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15 Jun 2009
The Changing Form of Thumri

By Mrs. Neelam Kothari Patel

Mrs. Neelam Kothari Patel is a Houston-based musician-scholar who has recently been awarded a PhD in Music by SNDT University, Mumbai. She is the daughter of late Mr. Prasenjit and Mrs. Pushpaben Kothari.

The article is a Synopsis of her Thesis.

The Changing Form of Thumri: With Special Reference to the Changes in Style of Presentation Since Mid 19th Century, documents the various changes, this beautiful genre of Hindustani Classical Music, has gone through over the period of decades.

The subject has been contemplated upon in two different methods, Historical and Analytical.

First few chapters are dedicated to the detailed study of the basic characteristics of this singing style. Through analysis, basic structure of Thumri as a Genre comes to the fore, and through which, one gets to know the necessary elements and components of this genre, which, essentially give this style a definite form.

These characteristics are Nrityageetprakar, Shringara Rasapradhanya, Striyochit Ganavidha, Upashastriya Vidha, Kaishikivrittiyukta Vidha, Bhavapradhangana shaili. Each of the characteristic is defined intricately in the chapter named after each of the characteristics.
Nrityageet is a compound word, a combination of two words, Nritya and Geet. Nritya or dance is defined well here with the help of old scriptures. Geet is the song which is being sung. Nrityageet is a song which is particularly used to accompany the dance. Thumri especially falls under this category as, it had and still has strong association with dance.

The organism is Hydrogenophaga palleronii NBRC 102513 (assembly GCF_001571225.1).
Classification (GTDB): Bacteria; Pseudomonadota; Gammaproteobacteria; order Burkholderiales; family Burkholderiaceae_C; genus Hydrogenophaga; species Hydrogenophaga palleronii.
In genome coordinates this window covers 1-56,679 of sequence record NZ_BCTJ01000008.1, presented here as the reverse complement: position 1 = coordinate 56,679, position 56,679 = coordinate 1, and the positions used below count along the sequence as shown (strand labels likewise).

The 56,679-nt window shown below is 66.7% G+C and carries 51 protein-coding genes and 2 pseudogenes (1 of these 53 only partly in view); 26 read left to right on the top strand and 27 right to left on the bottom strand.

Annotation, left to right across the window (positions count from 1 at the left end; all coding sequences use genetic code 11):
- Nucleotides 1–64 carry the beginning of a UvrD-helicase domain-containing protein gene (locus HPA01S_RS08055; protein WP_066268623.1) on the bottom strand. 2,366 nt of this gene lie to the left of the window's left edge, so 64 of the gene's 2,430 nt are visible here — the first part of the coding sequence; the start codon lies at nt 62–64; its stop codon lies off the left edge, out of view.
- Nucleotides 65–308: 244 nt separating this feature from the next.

A very eminent of Nine Rasa, Shringar, was eventually included in the presentation of natya, at one point of time. The inclusion of women and also of music, dance as well as musical instruments during the natyaprayog initiated and established the fourth of the Vrittis which was called Kaishiki. The application of Kaishiki Vritti during the Natyaprayog, helps creating the Shringar Rasa. A detailed study of Kaishiki Vritti and ShringarRasa is necessary as the love songs of thumri, ultimately create shringar rasa. And the study of thumri’s singing style as well as the instruments used along with that and also the very eminent nritya aspect in thumri associate this genre with Kaishiki Vritti. Thus, we come across an interconnection within these two prominent aspects as well as their connection with Thumri.

The subjects of the songs in thumri are about the various aspects of love. All the songs have a woman’s perspective. The woman oriented theme makes it more appropriate if these songs are sung by the women exponent, which makes it rightly a Striyochit GanaVidha. Bhavapradarshan or the emotional display of the theme through singing is a very significant characteristic of this genre. Compared to other genres like Dhrupad or  Khayal, this genre is less particular about the clarity of raga or intricacies of tala. Instead, the essence of thumri singing lies in the exponent’s ability to bring out the Bhavapaksha to the fore through singing. Thumri’s less stringent approach towards the rules and regulations of classical music, and the presence of some very eminent traits of folk music, make it a semi classical genre.

The above chapters illuminate the form of thumri.

The history of thumri is about exploring its possible presence in the past. The time period of two thousand years is a perimeter within which, a sincere effort has been made to look for the presence of a genre with remarkable similarities with today’s thumri, in the various treatises, scriptures, sculptures etc. This leads to the chapter about Lasyanga. Some very prominent similarities between current form of thumri as a genre and of Lasyanga-s as depicted in Natyashastra as well as in some other treatises like Bhavprakashan and Dasarupak are recorded in the chapter called Lasyanga. This unfolds the thumri’s possible ancient form.